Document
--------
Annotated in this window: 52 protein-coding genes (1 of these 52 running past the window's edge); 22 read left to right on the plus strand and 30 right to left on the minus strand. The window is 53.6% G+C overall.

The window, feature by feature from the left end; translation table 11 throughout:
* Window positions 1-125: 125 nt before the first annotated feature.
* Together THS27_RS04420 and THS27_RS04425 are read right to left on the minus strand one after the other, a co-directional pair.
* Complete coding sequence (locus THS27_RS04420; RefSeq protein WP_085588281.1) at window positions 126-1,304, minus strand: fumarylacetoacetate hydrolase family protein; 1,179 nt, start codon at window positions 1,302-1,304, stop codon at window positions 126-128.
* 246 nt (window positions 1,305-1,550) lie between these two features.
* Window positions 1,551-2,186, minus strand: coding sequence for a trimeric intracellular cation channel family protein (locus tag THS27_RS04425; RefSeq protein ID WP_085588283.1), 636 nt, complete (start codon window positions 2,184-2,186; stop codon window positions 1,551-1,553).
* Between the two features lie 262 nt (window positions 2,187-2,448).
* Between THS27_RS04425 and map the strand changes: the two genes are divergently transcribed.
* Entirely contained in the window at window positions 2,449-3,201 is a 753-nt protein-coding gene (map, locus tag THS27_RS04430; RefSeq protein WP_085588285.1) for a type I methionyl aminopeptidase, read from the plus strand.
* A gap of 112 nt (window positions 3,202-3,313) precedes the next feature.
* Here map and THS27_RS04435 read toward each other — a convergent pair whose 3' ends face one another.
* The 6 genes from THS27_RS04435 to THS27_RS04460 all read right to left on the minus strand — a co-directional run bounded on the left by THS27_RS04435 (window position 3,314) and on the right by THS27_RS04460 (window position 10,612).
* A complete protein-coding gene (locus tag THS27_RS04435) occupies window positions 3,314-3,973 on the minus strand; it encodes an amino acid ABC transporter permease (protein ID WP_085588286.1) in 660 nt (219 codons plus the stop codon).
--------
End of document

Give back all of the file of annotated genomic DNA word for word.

Annotated in this window: 52 protein-coding genes (1 of these 52 running past the window's edge); 22 read left to right on the plus strand and 30 right to left on the minus strand. The window is 53.6% G+C overall.

The window, feature by feature from the left end; translation table 11 throughout:
* Window positions 1-125: 125 nt before the first annotated feature.
* Together THS27_RS04420 and THS27_RS04425 are read right to left on the minus strand one after the other, a co-directional pair.
* Complete coding sequence (locus THS27_RS04420; RefSeq protein WP_085588281.1) at window positions 126-1,304, minus strand: fumarylacetoacetate hydrolase family protein; 1,179 nt, start codon at window positions 1,302-1,304, stop codon at window positions 126-128.
* 246 nt (window positions 1,305-1,550) lie between these two features.
* Window positions 1,551-2,186, minus strand: coding sequence for a trimeric intracellular cation channel family protein (locus tag THS27_RS04425; RefSeq protein ID WP_085588283.1), 636 nt, complete (start codon window positions 2,184-2,186; stop codon window positions 1,551-1,553).
* Between the two features lie 262 nt (window positions 2,187-2,448).
* Between THS27_RS04425 and map the strand changes: the two genes are divergently transcribed.
* Entirely contained in the window at window positions 2,449-3,201 is a 753-nt protein-coding gene (map, locus tag THS27_RS04430; RefSeq protein WP_085588285.1) for a type I methionyl aminopeptidase, read from the plus strand.
* A gap of 112 nt (window positions 3,202-3,313) precedes the next feature.
* Here map and THS27_RS04435 read toward each other — a convergent pair whose 3' ends face one another.
* The 6 genes from THS27_RS04435 to THS27_RS04460 all read right to left on the minus strand — a co-directional run bounded on the left by THS27_RS04435 (window position 3,314) and on the right by THS27_RS04460 (window position 10,612).
* A complete protein-coding gene (locus tag THS27_RS04435) occupies window positions 3,314-3,973 on the minus strand; it encodes an amino acid ABC transporter permease (protein ID WP_085588286.1) in 660 nt (219 codons plus the stop codon).